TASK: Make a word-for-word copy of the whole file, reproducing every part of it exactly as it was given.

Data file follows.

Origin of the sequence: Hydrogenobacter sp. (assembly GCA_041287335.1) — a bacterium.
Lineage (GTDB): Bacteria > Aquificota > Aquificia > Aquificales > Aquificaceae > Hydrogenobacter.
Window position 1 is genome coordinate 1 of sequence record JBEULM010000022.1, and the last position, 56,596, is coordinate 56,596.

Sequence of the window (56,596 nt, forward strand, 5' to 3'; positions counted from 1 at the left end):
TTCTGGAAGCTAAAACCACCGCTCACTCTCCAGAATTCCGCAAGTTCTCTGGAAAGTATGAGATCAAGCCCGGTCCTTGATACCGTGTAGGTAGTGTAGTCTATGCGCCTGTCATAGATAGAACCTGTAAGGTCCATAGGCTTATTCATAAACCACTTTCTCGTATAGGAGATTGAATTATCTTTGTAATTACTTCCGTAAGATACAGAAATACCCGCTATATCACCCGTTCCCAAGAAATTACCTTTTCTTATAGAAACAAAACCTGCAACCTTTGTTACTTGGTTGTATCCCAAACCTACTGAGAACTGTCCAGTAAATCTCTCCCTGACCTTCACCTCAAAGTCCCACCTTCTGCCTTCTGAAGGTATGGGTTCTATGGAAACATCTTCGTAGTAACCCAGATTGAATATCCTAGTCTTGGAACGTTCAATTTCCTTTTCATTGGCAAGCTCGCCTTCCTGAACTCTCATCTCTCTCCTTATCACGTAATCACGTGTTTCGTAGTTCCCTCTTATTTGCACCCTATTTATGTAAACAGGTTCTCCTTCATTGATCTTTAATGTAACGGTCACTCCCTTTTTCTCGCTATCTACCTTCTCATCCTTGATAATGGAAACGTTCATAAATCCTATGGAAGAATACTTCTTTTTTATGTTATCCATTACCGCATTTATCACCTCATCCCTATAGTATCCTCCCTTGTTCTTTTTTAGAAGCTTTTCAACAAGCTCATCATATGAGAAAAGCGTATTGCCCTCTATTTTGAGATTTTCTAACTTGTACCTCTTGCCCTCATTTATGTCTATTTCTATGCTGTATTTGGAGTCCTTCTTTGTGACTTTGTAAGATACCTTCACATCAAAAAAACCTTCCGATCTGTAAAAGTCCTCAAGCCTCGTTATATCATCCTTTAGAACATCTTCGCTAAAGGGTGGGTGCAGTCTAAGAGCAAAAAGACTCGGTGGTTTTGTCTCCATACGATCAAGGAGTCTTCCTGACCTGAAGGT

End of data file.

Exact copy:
Origin of the sequence: Hydrogenobacter sp. (assembly GCA_041287335.1) — a bacterium.
Lineage (GTDB): Bacteria > Aquificota > Aquificia > Aquificales > Aquificaceae > Hydrogenobacter.
Window position 1 is genome coordinate 1 of sequence record JBEULM010000022.1, and the last position, 56,596, is coordinate 56,596.

Sequence of the window (56,596 nt, forward strand, 5' to 3'; positions counted from 1 at the left end):
TTCTGGAAGCTAAAACCACCGCTCACTCTCCAGAATTCCGCAAGTTCTCTGGAAAGTATGAGATCAAGCCCGGTCCTTGATACCGTGTAGGTAGTGTAGTCTATGCGCCTGTCATAGATAGAACCTGTAAGGTCCATAGGCTTATTCATAAACCACTTTCTCGTATAGGAGATTGAATTATCTTTGTAATTACTTCCGTAAGATACAGAAATACCCGCTATATCACCCGTTCCCAAGAAATTACCTTTTCTTATAGAAACAAAACCTGCAACCTTTGTTACTTGGTTGTATCCCAAACCTACTGAGAACTGTCCAGTAAATCTCTCCCTGACCTTCACCTCAAAGTCCCACCTTCTGCCTTCTGAAGGTATGGGTTCTATGGAAACATCTTCGTAGTAACCCAGATTGAATATCCTAGTCTTGGAACGTTCAATTTCCTTTTCATTGGCAAGCTCGCCTTCCTGAACTCTCATCTCTCTCCTTATCACGTAATCACGTGTTTCGTAGTTCCCTCTTATTTGCACCCTATTTATGTAAACAGGTTCTCCTTCATTGATCTTTAATGTAACGGTCACTCCCTTTTTCTCGCTATCTACCTTCTCATCCTTGATAATGGAAACGTTCATAAATCCTATGGAAGAATACTTCTTTTTTATGTTATCCATTACCGCATTTATCACCTCATCCCTATAGTATCCTCCCTTGTTCTTTTTTAGAAGCTTTTCAACAAGCTCATCATATGAGAAAAGCGTATTGCCCTCTATTTTGAGATTTTCTAACTTGTACCTCTTGCCCTCATTTATGTCTATTTCTATGCTGTATTTGGAGTCCTTCTTTGTGACTTTGTAAGATACCTTCACATCAAAAAAACCTTCCGATCTGTAAAAGTCCTCAAGCCTCGTTATATCATCCTTTAGAACATCTTCGCTAAAGGGTGGGTGCAGTCTAAGAGCAAAAAGACTCGGTGGTTTTGTCTCCATACGATCAAGGAGTCTTCCTGACCTGAAGGT